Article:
- Small-scale aquaculture farmers (this would include the development of value chains)
- Aquaculture farmers with potential of expanding
- Established aquaculture farms
- Aspiring farmers
- Investors (local and international)
- Development funding institutions (local and international)
- Stakeholders interested in setting up farms within identified Aquaculture Development Zones throughout the country
Following the impact and strain of the COVID-19 pandemic on the aquaculture sector in South Africa, there is need to refocus investment towards sustainable economic recovery. Synergy is required to bring together key investor decision makers and industry participants in the value chain. By working together in a structured way, the promotion of a more common understanding and insight will lead to better strategic alignment shaping sustainable partnerships and investment in the sector.
- Refocusing investment into the aquaculture sector with emphasis on economic recovery
- The roadmap to investment in the South African aquaculture context
The structure of the seminar will split into three viewpoints/perspectives
1. The Investor Perspective (Parties looking to invest):
This session will give insight into what investors look for when deciding to invest in an entity.
- Mr Reghard Hamman; Shadow Capital (outline the pathways Shadow Capital takes assessing a viable investment; gaps found; audited financials; updated business plans etc.).
- Department of Trade Industry and Competition (the dtic) Invest SA unit and the Aquaculture Development and Enhancement Programme (ADEP) unit (what entities require to have in place to ensure they are investor ready).
- Provincial Investment Promotion Agencies (Wesgro, Trade Investment KwaZulu Natal; Gauteng Growth and Development Agency (GGDA)).
2. The investment seekers perspective (entities that require investment):
This session will give insight into positive and negative stories of aquaculture businesses looking for investment. It will also provide industry insight into the effects of COVID-19 from an industry perspective.
- Mr OR Kwape and Mr Entle Pule (Insight into their journey as tilapia farmers looking to secure investment).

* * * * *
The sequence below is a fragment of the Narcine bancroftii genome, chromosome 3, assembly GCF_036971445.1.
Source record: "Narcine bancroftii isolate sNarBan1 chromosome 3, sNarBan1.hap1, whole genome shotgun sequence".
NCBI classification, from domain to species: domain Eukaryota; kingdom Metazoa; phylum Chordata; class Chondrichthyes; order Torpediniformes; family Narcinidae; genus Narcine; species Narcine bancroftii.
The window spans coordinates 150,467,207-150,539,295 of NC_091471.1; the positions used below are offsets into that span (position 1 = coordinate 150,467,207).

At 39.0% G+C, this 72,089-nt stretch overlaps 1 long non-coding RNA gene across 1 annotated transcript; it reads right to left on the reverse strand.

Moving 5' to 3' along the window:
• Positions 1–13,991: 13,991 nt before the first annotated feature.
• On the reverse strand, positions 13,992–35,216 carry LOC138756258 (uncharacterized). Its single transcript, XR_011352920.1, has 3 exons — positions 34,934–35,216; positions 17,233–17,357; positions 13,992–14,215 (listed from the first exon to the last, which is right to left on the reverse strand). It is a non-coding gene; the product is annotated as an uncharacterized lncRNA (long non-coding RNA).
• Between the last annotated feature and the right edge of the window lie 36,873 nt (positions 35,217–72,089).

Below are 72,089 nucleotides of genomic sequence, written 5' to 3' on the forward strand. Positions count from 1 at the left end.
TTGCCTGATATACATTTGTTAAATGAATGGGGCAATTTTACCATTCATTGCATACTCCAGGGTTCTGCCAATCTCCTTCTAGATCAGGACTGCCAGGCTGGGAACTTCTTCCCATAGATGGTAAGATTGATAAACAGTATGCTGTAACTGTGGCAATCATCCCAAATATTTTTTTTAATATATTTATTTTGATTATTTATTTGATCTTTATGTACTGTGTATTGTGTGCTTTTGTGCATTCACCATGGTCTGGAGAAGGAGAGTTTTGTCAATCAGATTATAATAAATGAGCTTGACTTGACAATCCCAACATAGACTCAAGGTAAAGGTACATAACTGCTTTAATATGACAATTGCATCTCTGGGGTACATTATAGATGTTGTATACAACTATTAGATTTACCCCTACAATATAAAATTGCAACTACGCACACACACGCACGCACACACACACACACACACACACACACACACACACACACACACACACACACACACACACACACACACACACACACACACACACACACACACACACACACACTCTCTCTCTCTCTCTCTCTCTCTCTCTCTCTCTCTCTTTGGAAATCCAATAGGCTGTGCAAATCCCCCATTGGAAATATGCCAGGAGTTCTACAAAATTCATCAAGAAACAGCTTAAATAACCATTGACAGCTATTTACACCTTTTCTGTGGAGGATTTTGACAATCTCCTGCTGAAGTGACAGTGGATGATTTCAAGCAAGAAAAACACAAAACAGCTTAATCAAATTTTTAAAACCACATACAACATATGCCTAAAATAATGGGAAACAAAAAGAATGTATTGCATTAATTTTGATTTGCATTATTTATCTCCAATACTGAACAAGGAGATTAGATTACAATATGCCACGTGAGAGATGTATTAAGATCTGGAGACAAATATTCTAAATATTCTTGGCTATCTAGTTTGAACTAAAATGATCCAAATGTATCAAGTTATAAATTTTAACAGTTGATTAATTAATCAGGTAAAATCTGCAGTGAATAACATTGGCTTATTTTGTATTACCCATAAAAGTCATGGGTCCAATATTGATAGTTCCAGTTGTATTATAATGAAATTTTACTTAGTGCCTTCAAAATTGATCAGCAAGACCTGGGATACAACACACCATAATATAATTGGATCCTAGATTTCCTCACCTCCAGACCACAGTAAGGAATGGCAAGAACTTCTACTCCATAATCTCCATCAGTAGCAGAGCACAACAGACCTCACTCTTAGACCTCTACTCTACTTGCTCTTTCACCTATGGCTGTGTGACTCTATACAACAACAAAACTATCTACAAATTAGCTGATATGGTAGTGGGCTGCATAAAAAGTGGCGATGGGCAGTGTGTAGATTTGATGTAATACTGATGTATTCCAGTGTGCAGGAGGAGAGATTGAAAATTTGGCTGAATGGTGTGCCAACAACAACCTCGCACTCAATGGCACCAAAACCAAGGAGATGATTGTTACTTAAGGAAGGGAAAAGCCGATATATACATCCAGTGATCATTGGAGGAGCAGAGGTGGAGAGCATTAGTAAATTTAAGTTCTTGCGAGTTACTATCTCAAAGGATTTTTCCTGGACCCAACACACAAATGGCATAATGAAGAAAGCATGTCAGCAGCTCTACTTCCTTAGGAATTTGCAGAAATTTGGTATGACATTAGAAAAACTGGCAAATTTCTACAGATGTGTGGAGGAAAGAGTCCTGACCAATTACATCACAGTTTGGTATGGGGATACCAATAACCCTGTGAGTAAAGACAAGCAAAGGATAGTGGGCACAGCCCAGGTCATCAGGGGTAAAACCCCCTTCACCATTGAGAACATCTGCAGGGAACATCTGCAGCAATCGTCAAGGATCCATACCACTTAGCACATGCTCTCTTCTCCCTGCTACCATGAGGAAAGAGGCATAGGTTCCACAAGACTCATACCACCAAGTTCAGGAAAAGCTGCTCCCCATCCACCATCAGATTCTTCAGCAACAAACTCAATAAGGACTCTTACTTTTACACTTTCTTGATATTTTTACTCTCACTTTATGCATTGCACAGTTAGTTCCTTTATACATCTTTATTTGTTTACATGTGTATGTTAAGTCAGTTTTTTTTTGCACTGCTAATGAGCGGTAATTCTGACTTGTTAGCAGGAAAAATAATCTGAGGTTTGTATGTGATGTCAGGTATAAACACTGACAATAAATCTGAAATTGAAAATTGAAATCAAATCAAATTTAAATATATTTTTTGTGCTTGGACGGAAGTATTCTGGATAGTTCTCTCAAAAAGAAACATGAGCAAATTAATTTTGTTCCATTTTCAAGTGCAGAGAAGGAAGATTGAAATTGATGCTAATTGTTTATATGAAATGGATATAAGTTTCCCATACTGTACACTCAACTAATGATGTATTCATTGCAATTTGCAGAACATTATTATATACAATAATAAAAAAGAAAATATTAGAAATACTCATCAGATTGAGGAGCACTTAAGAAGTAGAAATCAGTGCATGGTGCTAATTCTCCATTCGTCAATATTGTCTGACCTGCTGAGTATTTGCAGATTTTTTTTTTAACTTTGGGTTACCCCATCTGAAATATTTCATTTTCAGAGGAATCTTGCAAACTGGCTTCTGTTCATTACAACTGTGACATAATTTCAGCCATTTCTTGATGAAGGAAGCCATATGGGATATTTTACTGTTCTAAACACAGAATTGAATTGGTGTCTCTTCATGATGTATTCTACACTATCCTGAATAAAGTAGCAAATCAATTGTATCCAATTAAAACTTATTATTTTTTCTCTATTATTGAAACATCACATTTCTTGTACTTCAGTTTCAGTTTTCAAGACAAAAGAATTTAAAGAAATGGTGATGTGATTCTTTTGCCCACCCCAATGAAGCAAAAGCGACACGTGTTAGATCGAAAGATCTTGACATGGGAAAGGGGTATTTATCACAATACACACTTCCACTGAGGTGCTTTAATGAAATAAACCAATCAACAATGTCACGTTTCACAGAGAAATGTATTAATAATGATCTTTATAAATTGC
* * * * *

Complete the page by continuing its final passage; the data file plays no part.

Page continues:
- Mr Nolan Adams or Mr Barend Stander (Representatives from industry associations providing insights on the challenges of COVID-19 on the sector).
- Abalone sector presenter or Mr Andre Bok on Kingfisher farm (Positive story of ADEP recipients and Comprehensive Agriculture Support Programme (CASP)).
3. Investment readiness support:
This session will outline what support is available to entities in order to become investment ready.
Proposed topics and speakers:
- Feasibility studies – Mr Keagan Halley or Mr Kishan Sankar from Department of Forestry, Fisheries and the Environment (DFFE)
- Business plan support; training and capacity building; mentorship – Mr Alex Qunta from the Small Enterprise Development Agency (SEDA) and the Small Enterprise Finance Agency (SEFA)
- Environmental Impact Assessment (EIA) pro-bono programme – Mr Takalani Nemarude from DFFE
- Technical assessments process – Ms Pontsho Sibanda from DFFE
- CASP Grant support – Ms Elder Mtshiza from Department of Agriculture, Land Reform and Rural Development (DALRRD)
- What are investors looking for deciding to invest
- Looking for investment: challenges and success stories
- To showcase support available to make businesses investment ready
- To understand and stimulate the investment appetite for the sector
The investment seminar will be hosted online on either 24/25 November 2021.
The intended format for the seminar is to host a virtual webinar made of speakers from industry and the DFI’s. The seminar will be hosted via Zoom through the DFFE GITO unit. The seminar will be a one-day webinar of around 3-4 hours. The Zoom account can take up to 1 000 attendees.